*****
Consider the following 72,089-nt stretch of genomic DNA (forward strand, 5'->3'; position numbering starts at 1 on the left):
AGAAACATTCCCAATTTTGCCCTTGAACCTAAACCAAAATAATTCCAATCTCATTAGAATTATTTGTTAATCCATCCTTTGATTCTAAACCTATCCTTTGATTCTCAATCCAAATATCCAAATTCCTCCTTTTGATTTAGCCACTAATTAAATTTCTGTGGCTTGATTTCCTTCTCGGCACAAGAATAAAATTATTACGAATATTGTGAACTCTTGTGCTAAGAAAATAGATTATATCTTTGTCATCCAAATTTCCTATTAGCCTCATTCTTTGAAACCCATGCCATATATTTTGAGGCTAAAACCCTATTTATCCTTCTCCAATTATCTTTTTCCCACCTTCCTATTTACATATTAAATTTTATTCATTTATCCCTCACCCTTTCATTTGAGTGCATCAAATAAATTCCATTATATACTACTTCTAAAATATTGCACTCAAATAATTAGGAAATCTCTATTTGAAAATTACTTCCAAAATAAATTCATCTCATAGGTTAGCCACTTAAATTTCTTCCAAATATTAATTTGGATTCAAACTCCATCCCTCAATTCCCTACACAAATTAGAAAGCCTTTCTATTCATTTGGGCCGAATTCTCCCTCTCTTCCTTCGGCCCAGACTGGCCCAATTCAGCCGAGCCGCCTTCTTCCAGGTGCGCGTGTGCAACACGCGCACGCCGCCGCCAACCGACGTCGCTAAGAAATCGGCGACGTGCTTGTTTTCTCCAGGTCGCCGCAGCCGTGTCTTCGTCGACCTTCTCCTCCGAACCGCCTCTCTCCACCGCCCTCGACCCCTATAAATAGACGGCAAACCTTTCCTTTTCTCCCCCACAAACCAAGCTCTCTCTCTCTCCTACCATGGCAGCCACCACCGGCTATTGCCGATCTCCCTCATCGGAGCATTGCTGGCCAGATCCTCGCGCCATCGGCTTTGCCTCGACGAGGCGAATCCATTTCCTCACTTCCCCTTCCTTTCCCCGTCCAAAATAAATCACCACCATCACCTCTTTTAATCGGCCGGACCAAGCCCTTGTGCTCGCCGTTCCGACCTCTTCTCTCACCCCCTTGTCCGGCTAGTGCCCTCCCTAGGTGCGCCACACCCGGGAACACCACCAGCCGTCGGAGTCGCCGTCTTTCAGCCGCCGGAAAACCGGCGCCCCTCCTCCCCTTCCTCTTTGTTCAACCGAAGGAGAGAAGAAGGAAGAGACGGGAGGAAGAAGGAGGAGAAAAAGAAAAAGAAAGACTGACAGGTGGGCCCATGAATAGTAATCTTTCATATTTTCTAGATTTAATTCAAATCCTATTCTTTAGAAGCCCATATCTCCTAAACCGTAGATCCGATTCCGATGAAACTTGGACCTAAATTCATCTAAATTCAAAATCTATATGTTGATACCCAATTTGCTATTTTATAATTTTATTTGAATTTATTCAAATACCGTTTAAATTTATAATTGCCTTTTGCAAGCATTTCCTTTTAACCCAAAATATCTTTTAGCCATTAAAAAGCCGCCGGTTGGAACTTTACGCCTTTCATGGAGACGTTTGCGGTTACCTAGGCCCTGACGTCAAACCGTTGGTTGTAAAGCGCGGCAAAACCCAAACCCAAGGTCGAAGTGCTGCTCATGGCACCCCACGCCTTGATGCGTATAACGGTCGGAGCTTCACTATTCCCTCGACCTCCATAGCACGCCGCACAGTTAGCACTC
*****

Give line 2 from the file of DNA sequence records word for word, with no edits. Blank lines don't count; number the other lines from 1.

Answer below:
AGAAACATTCCCAATTTTGCCCTTGAACCTAAACCAAAATAATTCCAATCTCATTAGAATTATTTGTTAATCCATCCTTTGATTCTAAACCTATCCTTTGATTCTCAATCCAAATATCCAAATTCCTCCTTTTGATTTAGCCACTAATTAAATTTCTGTGGCTTGATTTCCTTCTCGGCACAAGAATAAAATTATTACGAATATTGTGAACTCTTGTGCTAAGAAAATAGATTATATCTTTGTCATCCAAATTTCCTATTAGCCTCATTCTTTGAAACCCATGCCATATATTTTGAGGCTAAAACCCTATTTATCCTTCTCCAATTATCTTTTTCCCACCTTCCTATTTACATATTAAATTTTATTCATTTATCCCTCACCCTTTCATTTGAGTGCATCAAATAAATTCCATTATATACTACTTCTAAAATATTGCACTCAAATAATTAGGAAATCTCTATTTGAAAATTACTTCCAAAATAAATTCATCTCATAGGTTAGCCACTTAAATTTCTTCCAAATATTAATTTGGATTCAAACTCCATCCCTCAATTCCCTACACAAATTAGAAAGCCTTTCTATTCATTTGGGCCGAATTCTCCCTCTCTTCCTTCGGCCCAGACTGGCCCAATTCAGCCGAGCCGCCTTCTTCCAGGTGCGCGTGTGCAACACGCGCACGCCGCCGCCAACCGACGTCGCTAAGAAATCGGCGACGTGCTTGTTTTCTCCAGGTCGCCGCAGCCGTGTCTTCGTCGACCTTCTCCTCCGAACCGCCTCTCTCCACCGCCCTCGACCCCTATAAATAGACGGCAAACCTTTCCTTTTCTCCCCCACAAACCAAGCTCTCTCTCTCTCCTACCATGGCAGCCACCACCGGCTATTGCCGATCTCCCTCATCGGAGCATTGCTGGCCAGATCCTCGCGCCATCGGCTTTGCCTCGACGAGGCGAATCCATTTCCTCACTTCCCCTTCCTTTCCCCGTCCAAAATAAATCACCACCATCACCTCTTTTAATCGGCCGGACCAAGCCCTTGTGCTCGCCGTTCCGACCTCTTCTCTCACCCCCTTGTCCGGCTAGTGCCCTCCCTAGGTGCGCCACACCCGGGAACACCACCAGCCGTCGGAGTCGCCGTCTTTCAGCCGCCGGAAAACCGGCGCCCCTCCTCCCCTTCCTCTTTGTTCAACCGAAGGAGAGAAGAAGGAAGAGACGGGAGGAAGAAGGAGGAGAAAAAGAAAAAGAAAGACTGACAGGTGGGCCCATGAATAGTAATCTTTCATATTTTCTAGATTTAATTCAAATCCTATTCTTTAGAAGCCCATATCTCCTAAACCGTAGATCCGATTCCGATGAAACTTGGACCTAAATTCATCTAAATTCAAAATCTATATGTTGATACCCAATTTGCTATTTTATAATTTTATTTGAATTTATTCAAATACCGTTTAAATTTATAATTGCCTTTTGCAAGCATTTCCTTTTAACCCAAAATATCTTTTAGCCATTAAAAAGCCGCCGGTTGGAACTTTACGCCTTTCATGGAGACGTTTGCGGTTACCTAGGCCCTGACGTCAAACCGTTGGTTGTAAAGCGCGGCAAAACCCAAACCCAAGGTCGAAGTGCTGCTCATGGCACCCCACGCCTTGATGCGTATAACGGTCGGAGCTTCACTATTCCCTCGACCTCCATAGCACGCCGCACAGTTAGCACTC